He ran for home – running away as much as running to go tell his mother about what was happening. The wind roared around his ears but this time he didn’t feel any exhilaration. He was desperate, trying to claw his way out of the nightmare he had happened upon.
The friends ran with him all the way home. Unlike earlier, this wasn’t a race. As he ran, Abongile flashed memories of his cousin in that tyre.
Then he remembered the previous December when they had all gone back to the Eastern Cape for Christmas. How they had sat in the back of the bus together, Phumlani telling stories and jokes, to try and keep him entertained throughout the long journey.
He thought about all the times he had seen him randomly as he walked from school; how sometimes he would slip him a coin if he had. He thought about how one time his cousin had given a short sermon as one of the youth leaders at church; how he banged his hand on the pulpit, mimicking their pastor and sending the whole congregation into amused and impressed murmurs.
Abongile had always thought he wanted to be like Phumlani. What was going on didn’t make sense.
When they turned back into Sakrili Street, running past the gate where he had seen his sister angrily slump her body, strangely enough this, his street, was quiet, twilight. The dark had already started creeping in.
It was like any other day; he could already smell different dinners wafting from the different houses. He wished his father would have one of those days when he came back home early. Given the circumstances he wasn’t sure what his mother would be able to do to save Phumlani. He thought his father might be better able to – they were more likely to listen to him.
As he arrived at home he tried pushing into the lounge but the door was locked. From inside he heard his mother angrily ask, “Who’s that?”
His mother didn’t hear him when he first said, out of breath, “Me.”
It was Siphenathi who was able to say, “It’s us, Abongile and Siphenathi.”
“You are going to break my door. Why are you running?”
He heard his mother rise angrily from the sofa inside. When she opened the door she saw Abongile looking at her, sobbing, unable to speak.
“What’s wrong?” she asked, her voice immediately soft and concerned.
She led Abongile into the house; the other boys followed. In front of the TV, on the floor, the twins looked at their older sibling, their eyes wide.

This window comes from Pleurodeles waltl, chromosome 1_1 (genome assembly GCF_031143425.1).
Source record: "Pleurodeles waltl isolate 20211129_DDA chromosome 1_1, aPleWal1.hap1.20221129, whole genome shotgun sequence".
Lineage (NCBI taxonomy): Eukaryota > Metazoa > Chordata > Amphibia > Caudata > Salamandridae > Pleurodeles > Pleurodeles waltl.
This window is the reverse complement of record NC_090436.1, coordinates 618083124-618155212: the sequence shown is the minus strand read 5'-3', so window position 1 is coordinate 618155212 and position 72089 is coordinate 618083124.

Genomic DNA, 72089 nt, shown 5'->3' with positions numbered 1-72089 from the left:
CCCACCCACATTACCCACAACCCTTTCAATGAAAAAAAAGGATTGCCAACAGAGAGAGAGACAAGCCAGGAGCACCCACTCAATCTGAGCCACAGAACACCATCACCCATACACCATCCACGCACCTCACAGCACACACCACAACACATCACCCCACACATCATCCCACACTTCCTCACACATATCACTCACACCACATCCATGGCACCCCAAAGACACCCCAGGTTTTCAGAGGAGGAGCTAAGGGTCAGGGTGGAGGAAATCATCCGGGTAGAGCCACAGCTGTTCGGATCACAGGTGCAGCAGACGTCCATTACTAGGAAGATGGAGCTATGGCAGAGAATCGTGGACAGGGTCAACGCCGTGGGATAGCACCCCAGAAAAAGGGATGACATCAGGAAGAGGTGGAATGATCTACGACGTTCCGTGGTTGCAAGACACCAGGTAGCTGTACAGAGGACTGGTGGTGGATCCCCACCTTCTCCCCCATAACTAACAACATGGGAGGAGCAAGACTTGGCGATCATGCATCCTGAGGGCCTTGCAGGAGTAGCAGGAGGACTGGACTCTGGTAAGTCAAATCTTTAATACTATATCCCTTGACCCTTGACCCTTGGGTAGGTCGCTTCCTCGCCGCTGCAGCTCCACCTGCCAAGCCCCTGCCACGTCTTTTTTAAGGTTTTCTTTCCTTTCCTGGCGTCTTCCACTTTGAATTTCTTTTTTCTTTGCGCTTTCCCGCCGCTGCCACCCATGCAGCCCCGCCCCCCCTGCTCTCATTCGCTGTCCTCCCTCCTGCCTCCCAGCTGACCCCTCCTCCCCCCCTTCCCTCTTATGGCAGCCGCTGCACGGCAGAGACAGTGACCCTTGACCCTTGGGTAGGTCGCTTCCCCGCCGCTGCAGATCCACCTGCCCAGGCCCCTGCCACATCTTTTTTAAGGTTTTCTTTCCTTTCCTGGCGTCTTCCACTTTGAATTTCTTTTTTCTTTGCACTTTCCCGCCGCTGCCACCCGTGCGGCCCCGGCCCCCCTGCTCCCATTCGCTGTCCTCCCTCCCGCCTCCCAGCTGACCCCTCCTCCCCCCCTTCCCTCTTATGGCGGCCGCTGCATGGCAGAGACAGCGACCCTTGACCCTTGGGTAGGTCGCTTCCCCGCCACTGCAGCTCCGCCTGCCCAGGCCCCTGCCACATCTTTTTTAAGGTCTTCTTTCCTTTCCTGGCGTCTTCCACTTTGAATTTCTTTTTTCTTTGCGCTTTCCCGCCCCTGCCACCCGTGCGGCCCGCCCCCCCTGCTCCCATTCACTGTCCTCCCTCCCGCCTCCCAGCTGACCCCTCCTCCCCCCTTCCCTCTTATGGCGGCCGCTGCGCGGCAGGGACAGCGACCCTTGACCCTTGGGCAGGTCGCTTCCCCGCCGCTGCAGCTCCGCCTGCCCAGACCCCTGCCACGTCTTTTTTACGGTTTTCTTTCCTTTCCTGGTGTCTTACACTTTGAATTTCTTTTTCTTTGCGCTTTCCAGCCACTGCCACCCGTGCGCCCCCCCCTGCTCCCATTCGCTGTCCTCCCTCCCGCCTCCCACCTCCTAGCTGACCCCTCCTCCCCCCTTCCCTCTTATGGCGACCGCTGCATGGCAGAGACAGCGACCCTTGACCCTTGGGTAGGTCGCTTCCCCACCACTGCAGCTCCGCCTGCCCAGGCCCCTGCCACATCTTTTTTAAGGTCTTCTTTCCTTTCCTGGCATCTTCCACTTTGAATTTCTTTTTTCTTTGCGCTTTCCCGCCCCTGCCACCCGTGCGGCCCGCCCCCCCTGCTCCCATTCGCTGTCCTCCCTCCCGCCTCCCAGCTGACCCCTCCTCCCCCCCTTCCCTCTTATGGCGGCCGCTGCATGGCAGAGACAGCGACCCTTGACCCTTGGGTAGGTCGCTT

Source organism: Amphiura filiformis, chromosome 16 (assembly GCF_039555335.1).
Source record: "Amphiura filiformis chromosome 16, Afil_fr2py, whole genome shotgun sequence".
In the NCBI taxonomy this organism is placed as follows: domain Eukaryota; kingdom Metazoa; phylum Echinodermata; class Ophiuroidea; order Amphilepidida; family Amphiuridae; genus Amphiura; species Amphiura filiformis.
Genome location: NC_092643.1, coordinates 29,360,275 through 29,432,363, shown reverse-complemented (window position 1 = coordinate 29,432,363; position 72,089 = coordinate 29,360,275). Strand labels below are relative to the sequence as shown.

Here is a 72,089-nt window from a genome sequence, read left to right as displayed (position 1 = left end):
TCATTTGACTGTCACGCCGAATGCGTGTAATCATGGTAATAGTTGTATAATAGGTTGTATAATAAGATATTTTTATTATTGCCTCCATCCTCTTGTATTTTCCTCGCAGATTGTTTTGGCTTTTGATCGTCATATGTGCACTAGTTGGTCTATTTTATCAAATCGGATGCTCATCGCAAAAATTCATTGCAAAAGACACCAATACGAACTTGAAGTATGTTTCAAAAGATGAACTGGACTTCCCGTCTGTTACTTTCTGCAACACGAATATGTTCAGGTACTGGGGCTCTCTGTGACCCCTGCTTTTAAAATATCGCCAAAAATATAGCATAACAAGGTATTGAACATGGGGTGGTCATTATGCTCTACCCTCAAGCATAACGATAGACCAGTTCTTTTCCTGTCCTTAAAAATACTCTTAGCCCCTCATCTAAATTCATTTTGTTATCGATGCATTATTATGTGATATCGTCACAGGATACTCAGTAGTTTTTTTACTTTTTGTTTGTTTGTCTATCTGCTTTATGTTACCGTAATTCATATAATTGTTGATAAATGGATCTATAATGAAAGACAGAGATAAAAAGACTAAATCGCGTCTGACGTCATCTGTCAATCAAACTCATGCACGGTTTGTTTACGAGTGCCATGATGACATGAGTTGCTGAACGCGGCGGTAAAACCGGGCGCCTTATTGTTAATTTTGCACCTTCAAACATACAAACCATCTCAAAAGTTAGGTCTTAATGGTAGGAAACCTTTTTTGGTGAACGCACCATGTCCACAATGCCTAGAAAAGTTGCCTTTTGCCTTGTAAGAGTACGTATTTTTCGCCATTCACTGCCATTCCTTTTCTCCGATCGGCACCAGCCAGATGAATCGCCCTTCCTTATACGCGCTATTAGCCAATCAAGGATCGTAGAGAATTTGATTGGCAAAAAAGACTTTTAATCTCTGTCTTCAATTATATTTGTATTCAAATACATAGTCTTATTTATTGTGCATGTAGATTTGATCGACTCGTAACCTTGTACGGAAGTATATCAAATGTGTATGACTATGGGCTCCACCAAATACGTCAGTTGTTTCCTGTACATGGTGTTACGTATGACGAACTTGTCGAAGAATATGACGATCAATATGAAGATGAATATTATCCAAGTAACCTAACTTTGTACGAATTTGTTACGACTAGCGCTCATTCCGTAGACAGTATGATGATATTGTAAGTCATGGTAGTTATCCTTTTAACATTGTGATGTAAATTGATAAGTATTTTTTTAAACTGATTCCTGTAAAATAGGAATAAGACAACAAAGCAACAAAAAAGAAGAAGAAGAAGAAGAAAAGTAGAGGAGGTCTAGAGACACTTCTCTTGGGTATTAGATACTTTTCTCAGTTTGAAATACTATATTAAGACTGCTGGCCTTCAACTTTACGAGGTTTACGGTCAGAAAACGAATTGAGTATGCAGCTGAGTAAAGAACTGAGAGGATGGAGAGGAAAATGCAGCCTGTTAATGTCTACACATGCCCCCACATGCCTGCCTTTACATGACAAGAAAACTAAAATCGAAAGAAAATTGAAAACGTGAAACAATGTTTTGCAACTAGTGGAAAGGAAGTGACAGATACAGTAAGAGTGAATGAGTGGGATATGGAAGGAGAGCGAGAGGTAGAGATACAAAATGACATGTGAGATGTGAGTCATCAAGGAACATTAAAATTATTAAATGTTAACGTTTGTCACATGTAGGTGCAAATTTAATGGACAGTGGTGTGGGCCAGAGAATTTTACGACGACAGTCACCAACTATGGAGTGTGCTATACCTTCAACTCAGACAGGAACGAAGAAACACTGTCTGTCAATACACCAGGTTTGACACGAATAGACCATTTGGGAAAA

“Abongile, stop crying and tell me what’s wrong, so I can help,” his mother said.
“He saw his cousin, Phumlani, the one who comes here sometimes on Sundays? He was one of the guys who was caught and now he is getting beat up,” Avela said.
“Caught where? What are you talking about?’’
Avela hesitated, sensing the rush of tumultuous emotion brewing inside his friend’s mother. He looked at Lutho and Siphenathi for help.
“He was with the guys who were caught. They stabbed an Uber driver there near Thembani. Some people saw them and they were chased and only two got caught,” Lutho said.
“What do you mean? How is Phumlani involved in that?”
“He was with the gang.”
Abongile’s mother took a moment. Tenderly she rubbed a hand across Abongile’s back as he sobbed almost inconsolably.
“Mama, what happened with bhut’ Phumlani? Why is Abongile crying?” one of the twins, Thando, asked timidly. No-one really heard her.
“Are they being beaten now?”
“Yes they are.”
“Sisipho, give me my phone. Where is this happening?”
“By Qoqobe Street, near My Friend’s Shop.”
“Stay here, all of you!” Abongile’s mother said, taking her phone from Sisipho. She walked out the door. Abongile started to follow her.
“I said stay behind,” she ordered.
“Where are you going?”
“I’m going to go look at what’s happening. Stay with the children,” she said, bringing the phone up to her ear.
“Hello Sisi. I just wanted to ask if Phumlani is not there with you?”
A few unbearably tense moments passed as Abongile considered the idea that his eyes had possibly deceived him. There’d been so much happening he began to realise that he could have made a mistake. How much time did he really have to look at the person who was being beaten up? It didn’t make sense that it was Phumlani he saw.
“There’s an issue here Sisi. I just hope you are at home. Yes, well, Abongile just came into the house and … I’m not sure how to say this … but try to understand that I haven’t gone to check for myself … but Abongile just came in talking about how he had seen Phumlani getting beaten up by the people from around here. Because apparently he … they think he was involved with a gang that stabbed a man–”
“Look!” Avela said, pointing.
A brief moment seemed to stretch into an eternity. Towards the direction where they had left the mob, thick black smoke rose into the indigo sky.
Tell us: Do you think Phumlani is guilty of the crime he is accused of?